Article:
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From: "Alice Turner" <akt@attglobal.net>
Subject: (urth) Fairy Tale alchemy
Date: Tue, 2 Nov 1999 10:04:40 

Mantis remarked, in discussion of fantasy v. SF:

> "Magical," yes, but most specifically it is "alchemical."
> If you pick up a modern book on alchemy, chances are it will have some of
> those great old woodcuts regarding the stages of The Great Work: which is
> "turning lead into gold" for the laity.  Red Lion, Green Dragon, Black
> Raven, Virgin Milk--all sorts of wild stuff.  Anyway, in the midst of all
> this Chemical Wedding, there appears a potent symbol: a two-headed being,
> usually a big muscular creature with a king's head and a queen's head
> crowned, iirc).  Mind you, this is an =allegorical= representation of some
> funky chemical process --it isn't meant to be some sort of Frankenstein's
> monster that literally appears.
> But this double-header is =not= the end-product: it is not the
> philosopher's stone.  It is only a stage along the way.  So, true to form,
> it must be "killed" so that the next mode can emerge--this woodcut shows
> the critter being put to bed in a tomb.
> THUS, in addition to the Satan's Temptation of Christ elements in the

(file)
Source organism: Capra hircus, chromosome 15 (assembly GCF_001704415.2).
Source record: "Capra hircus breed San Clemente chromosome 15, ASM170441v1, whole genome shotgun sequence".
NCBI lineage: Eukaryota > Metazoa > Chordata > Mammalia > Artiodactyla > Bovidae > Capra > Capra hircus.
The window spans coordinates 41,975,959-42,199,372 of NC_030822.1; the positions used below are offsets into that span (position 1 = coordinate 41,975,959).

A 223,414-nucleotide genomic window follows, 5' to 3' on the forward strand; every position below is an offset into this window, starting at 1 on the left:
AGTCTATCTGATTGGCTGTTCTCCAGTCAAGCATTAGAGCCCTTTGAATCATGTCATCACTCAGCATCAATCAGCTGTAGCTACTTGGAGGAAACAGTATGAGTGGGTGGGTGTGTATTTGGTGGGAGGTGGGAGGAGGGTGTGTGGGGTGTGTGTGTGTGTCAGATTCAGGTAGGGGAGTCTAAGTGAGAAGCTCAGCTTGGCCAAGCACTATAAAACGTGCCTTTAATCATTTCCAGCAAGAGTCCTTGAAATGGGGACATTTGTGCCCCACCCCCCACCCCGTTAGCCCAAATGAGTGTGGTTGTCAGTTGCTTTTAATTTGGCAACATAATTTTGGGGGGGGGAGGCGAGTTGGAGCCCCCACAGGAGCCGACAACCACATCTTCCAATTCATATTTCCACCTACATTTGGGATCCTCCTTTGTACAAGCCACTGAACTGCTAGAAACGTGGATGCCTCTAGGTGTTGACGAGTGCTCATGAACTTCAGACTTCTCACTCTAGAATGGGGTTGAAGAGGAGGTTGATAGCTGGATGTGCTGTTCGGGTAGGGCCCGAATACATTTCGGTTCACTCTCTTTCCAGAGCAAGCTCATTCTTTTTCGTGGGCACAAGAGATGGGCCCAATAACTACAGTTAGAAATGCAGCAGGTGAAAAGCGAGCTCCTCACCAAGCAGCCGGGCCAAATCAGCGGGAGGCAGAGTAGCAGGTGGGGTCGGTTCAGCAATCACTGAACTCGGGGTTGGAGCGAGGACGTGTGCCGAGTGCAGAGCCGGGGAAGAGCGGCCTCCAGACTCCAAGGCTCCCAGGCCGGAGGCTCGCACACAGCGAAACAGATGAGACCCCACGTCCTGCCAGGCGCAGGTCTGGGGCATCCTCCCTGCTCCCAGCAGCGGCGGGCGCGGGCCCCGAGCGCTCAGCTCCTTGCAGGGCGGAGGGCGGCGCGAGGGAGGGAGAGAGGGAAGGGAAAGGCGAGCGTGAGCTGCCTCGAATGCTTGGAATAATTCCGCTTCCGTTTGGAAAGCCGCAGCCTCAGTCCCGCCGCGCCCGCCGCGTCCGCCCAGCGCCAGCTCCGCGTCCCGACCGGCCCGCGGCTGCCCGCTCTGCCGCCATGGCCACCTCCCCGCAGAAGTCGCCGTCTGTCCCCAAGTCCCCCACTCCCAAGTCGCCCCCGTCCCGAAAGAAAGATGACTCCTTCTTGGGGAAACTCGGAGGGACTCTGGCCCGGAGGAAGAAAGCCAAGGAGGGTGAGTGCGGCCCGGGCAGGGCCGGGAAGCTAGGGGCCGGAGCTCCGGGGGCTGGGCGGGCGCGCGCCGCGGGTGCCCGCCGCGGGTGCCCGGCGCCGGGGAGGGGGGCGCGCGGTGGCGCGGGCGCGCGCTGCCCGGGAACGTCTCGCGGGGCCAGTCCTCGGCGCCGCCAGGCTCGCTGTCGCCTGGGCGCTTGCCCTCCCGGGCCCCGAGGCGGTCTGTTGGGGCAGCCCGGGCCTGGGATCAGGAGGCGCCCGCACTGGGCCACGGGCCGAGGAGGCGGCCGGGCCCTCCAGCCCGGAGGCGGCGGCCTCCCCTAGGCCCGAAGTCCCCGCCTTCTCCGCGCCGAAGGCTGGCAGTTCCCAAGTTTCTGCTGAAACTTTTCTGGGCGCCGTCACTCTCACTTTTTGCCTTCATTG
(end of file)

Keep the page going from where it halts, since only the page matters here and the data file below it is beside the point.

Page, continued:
> scenes with Typhon and Severian, I have reason to believe that there is an
> even stronger thread of alchemical thought and tradition represented: one
> that links up with other keystones of the text to form an adamantine
> I strongly suspect that Damien Broderick knows exactly what I'm talking
> about. (I also know that alga is rolling her eyes at all this!)

Well, no. Actually I agree---how not. The Gothic elements refer directly
back to alchemy, most specifically in Baldanders's castle by the lake with
his "experiments" aided by "elementals" from the air and his great
familiar/catamite/clone (and the whole parody, almost Pythoneque, in which
Baldanders is both Frankenstein and creature, with Dr. Talos as a "beard").
Also much later when we find the homunculus/mandragora at the Citadel. But,
as I have said before, these are almost certainly filtered from the direct
Gothic tradition (mostly English) by Wolfe's reading of Goethe's Faust, Part
II (the one people don't read so much), which is a weirdly hallucinogenic
"take" on the Gothic/alchemical novel with its castles and laboratories and
"philosopher's stones" and transmutations.

Typhon too appears in this general air of the Gothic.

And mantis, I don't roll my eyes at your allusions, they start to roll when
you seize them (the allusions, not the eyes) with your mandibles and
brutally worry them into virtuality.


*More Wolfe info & archive of this list at http://www.urth.net/urth/

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